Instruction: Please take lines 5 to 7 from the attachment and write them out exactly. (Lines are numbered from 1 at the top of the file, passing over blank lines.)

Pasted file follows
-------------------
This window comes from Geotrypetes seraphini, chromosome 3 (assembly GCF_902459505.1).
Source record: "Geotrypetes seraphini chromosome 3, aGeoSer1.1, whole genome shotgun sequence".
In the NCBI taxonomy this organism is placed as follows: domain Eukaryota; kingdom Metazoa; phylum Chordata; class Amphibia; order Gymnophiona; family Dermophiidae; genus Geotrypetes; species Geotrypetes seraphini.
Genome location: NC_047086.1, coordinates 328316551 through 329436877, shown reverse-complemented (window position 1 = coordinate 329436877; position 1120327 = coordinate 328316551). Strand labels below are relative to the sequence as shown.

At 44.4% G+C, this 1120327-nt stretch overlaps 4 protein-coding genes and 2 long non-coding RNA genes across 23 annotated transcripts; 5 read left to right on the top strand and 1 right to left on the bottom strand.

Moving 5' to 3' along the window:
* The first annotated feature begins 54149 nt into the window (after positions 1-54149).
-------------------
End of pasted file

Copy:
At 44.4% G+C, this 1120327-nt stretch overlaps 4 protein-coding genes and 2 long non-coding RNA genes across 23 annotated transcripts; 5 read left to right on the top strand and 1 right to left on the bottom strand.

Moving 5' to 3' along the window:
* The first annotated feature begins 54149 nt into the window (after positions 1-54149).